CORPUS CHRISTI, Texas – International scholar and soon to be alumnus of Texas A&M University-Corpus Christi, Mehmet Akif Karaman, is a student of perseverance and hard work in a field dedicated to helping and understanding others. Karaman will graduate with a Ph.D. in Counselor Education on Aug. 6. He is one of 460 students who are earning degrees during Texas A&M-Corpus Christi’s summer 2016 commencement, held at the American Bank Center.
Originally from Turkey, Karaman admits that choosing an institution of higher education can be difficult for international students, although he remains firm in his choice to pursue his Ph.D. at the Island University.
“If I had to make the decision again, I would choose Texas A&M University-Corpus Christi every time,” said Karaman. “The faculty at A&M-Corpus Christi gives students an opportunity to do related work in our field and implement our skills before we graduate, which readies us for the workforce.”
Karaman is a current member of the Texas Counseling Association and served as past president of the Texas Association for Humanistic Education and Development. Karaman also served at the TAMU-CC Student Support Center and was the lead school counselor-intern at the Early Childhood Development Center.
“Mehmet exhibits multicultural competence in his ability to work with various populations and diverse settings,” said Dr. Mary Alice Fernandez, Assistant Professor of Counseling and Educational Psychology in the College of Education and Human Development. “He’s also demonstrated skill in working with children as young as three year-olds, adolescents, peers, parents and faculty.”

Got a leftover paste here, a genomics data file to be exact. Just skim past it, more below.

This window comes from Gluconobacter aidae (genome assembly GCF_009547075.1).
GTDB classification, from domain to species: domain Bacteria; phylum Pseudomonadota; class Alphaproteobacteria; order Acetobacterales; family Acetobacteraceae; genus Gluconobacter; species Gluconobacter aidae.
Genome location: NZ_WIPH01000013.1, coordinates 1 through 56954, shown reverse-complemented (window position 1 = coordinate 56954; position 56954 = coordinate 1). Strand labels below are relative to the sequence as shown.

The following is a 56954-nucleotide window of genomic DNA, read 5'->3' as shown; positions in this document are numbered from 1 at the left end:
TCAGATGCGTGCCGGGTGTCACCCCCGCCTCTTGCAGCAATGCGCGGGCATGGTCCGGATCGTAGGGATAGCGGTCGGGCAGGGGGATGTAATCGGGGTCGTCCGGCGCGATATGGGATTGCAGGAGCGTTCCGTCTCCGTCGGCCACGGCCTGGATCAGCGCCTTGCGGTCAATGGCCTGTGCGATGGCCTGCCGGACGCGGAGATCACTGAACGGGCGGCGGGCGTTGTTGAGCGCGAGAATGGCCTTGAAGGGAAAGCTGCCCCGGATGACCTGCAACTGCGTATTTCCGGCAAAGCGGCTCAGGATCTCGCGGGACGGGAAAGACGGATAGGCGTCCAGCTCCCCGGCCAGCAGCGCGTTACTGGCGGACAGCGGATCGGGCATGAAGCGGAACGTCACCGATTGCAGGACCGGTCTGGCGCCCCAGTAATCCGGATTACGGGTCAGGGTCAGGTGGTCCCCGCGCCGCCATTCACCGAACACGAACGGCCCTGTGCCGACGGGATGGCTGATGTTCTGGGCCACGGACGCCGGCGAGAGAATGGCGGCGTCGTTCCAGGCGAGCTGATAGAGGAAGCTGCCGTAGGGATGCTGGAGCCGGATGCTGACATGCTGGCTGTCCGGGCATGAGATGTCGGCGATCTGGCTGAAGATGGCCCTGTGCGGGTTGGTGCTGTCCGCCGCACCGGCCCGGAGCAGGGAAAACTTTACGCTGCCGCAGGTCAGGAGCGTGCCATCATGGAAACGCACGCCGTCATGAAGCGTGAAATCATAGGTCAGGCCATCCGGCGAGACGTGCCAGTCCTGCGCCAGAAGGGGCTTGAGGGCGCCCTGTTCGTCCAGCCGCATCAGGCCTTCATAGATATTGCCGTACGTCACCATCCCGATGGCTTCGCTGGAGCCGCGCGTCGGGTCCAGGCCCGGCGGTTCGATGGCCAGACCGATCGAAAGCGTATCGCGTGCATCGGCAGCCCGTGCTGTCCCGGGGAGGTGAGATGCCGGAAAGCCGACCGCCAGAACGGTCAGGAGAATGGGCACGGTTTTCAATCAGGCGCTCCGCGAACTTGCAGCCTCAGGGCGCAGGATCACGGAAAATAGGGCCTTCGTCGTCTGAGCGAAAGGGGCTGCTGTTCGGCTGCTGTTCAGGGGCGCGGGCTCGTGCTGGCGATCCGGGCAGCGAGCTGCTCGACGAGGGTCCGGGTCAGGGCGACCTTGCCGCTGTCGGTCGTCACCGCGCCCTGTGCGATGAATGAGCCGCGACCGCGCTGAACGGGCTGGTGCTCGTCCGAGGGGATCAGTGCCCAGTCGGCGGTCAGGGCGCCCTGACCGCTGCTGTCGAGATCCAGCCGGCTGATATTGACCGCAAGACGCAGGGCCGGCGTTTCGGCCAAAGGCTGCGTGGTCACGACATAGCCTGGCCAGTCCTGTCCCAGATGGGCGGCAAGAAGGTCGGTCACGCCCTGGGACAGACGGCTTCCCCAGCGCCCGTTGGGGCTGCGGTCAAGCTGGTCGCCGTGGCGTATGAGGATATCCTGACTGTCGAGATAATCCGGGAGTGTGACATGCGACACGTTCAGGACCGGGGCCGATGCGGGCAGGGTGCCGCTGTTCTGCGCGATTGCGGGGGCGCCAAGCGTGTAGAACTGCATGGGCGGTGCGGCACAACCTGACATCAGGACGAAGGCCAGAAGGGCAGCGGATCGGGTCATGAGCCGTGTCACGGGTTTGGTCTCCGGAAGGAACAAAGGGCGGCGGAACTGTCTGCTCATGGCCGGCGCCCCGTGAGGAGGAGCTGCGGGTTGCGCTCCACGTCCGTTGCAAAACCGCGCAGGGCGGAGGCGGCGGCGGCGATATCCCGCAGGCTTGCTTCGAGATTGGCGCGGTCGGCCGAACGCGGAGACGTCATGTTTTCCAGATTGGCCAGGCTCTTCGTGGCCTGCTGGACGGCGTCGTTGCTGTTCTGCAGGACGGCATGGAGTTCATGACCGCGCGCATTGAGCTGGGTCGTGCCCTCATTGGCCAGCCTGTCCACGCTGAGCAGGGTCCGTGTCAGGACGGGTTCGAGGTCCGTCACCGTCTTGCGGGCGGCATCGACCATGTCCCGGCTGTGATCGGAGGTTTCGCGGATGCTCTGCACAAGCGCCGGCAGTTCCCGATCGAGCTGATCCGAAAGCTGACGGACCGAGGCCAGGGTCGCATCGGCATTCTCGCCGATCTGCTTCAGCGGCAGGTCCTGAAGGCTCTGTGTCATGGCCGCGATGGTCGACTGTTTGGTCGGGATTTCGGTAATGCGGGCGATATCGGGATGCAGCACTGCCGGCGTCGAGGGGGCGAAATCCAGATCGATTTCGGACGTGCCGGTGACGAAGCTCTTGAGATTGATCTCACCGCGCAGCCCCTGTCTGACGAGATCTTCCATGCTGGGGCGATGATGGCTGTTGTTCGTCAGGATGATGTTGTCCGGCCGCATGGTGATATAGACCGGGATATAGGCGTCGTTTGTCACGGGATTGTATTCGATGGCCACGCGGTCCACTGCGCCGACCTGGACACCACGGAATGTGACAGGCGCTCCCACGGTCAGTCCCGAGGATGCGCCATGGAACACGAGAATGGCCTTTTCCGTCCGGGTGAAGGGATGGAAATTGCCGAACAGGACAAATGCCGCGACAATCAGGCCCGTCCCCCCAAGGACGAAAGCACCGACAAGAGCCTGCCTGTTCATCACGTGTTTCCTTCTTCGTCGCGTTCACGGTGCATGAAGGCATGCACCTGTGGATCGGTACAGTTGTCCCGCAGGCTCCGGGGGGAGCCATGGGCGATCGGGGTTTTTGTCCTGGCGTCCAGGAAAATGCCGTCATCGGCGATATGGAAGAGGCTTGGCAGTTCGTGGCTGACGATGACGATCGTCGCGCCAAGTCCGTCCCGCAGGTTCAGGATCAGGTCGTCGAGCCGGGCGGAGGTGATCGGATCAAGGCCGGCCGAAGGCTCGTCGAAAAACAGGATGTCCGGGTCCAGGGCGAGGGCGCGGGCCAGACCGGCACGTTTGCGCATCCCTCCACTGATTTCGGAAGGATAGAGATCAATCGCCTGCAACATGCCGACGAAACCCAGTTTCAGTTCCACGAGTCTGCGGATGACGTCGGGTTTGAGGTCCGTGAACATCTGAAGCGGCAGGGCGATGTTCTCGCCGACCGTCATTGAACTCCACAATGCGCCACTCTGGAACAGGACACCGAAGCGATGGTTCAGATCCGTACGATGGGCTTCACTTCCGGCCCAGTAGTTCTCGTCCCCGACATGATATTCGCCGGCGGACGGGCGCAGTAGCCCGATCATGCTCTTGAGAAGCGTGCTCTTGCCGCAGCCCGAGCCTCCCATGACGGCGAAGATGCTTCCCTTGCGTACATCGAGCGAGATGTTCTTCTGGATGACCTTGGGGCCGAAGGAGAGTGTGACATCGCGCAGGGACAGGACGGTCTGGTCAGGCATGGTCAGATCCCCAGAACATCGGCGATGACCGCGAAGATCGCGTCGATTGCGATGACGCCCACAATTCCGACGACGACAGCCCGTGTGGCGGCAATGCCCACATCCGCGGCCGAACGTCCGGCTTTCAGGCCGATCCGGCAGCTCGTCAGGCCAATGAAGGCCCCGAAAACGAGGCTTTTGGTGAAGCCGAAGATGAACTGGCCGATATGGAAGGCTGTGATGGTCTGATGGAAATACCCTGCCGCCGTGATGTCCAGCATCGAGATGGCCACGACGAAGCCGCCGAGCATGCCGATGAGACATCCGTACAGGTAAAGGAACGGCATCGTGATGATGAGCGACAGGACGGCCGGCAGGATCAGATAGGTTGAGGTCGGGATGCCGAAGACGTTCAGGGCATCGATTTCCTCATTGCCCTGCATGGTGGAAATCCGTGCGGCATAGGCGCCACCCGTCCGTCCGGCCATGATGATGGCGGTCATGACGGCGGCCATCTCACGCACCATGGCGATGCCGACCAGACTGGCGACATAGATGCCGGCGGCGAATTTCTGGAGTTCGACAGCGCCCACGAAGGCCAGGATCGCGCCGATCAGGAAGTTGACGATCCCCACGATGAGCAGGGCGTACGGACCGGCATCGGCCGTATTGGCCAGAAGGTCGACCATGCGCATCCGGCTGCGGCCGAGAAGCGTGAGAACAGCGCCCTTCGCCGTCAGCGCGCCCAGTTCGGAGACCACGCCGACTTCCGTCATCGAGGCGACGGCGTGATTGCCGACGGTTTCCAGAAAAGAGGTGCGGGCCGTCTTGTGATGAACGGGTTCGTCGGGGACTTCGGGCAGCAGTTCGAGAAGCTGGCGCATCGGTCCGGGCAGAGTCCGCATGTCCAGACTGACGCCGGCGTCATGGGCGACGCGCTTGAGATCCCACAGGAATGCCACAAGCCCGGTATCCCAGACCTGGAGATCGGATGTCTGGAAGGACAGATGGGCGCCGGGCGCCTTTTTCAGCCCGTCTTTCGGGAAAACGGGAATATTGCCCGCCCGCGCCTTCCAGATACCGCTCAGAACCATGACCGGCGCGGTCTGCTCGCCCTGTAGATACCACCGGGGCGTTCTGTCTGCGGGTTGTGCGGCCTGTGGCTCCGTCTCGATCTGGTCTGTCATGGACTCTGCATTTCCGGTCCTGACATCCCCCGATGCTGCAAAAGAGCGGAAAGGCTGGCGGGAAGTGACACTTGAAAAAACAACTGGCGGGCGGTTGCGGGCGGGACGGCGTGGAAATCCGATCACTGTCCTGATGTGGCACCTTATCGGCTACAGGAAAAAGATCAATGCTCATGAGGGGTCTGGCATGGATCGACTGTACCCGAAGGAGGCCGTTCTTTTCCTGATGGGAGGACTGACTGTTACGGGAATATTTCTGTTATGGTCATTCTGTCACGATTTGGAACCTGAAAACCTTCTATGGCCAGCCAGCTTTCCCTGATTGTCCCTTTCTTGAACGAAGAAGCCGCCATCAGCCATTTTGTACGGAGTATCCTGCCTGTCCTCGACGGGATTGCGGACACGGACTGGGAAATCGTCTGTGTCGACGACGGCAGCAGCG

Passionate about cross-cultural studies, Karaman has been awarded for his research by A&M-Corpus Christi Counseling Research Consortium. He is also a member of Dr. Robert Smith’s, Professor and Department Chair of Counseling and Education Psychology, research team.
“As a part of Dr. Smith’s team, I have been the primary investigator as well as the second and third author on many studies which focused on cross-cultural studies related to Turkey,” said Karaman. “We adopted instruments to Turkish culture and have studied refugees from different countries such as Kenya, Iraq and Afghanistan.”
A father of two, Karaman accredits his knowledge and success of working with children and adolescents to his family structure.
“Many international students suffer from home-sickness, but I was lucky because I had my biggest support system here with me,” said Karaman. “I found myself bringing my experiences as a father into my job. Sometimes I was a counselor, and other times I would see them as my kids. I felt like a father, but at school.”
During his time at the Island University, Karaman also volunteered as a teaching assistant and taught core courses in the master’s counseling program.
“As a teaching assistant, I was excited but also nervous since I had just received my master’s degree and was now teaching material I learned not too long ago,” said Karaman. “But, the faculty and teachers were very helpful to me, and it was a rewarding experience. It helped prepare me for the future.”
Karaman says he always imaged that he would return to Turkey after receiving his education, but his time in the United States and at the Island University changed his mind.
“I want to stay because I love what I do here,” said Karaman. “People in the United States want me to succeed in my pursuits. They didn’t try to stop me. They encouraged and supported me.”
Karaman recently accepted a position as an Assistant Professor at the University of Texas Rio Grande Valley where he will be teaching graduate level counseling courses. In the future, he also hopes to continue his research and work towards creating a connection between the Turkish and United States higher education systems.
With graduation nearing, Karaman says he will remember Texas A&M-Corpus Christi as an institution that helped push him to share his ideas and always encouraged him to speak his mind.
“Productivity is my motivator,” said Karaman. “Believe in yourself and do whatever you need to do – whether that be praying, exercising or being involved with family – to keep yourself happy, positive and productive.”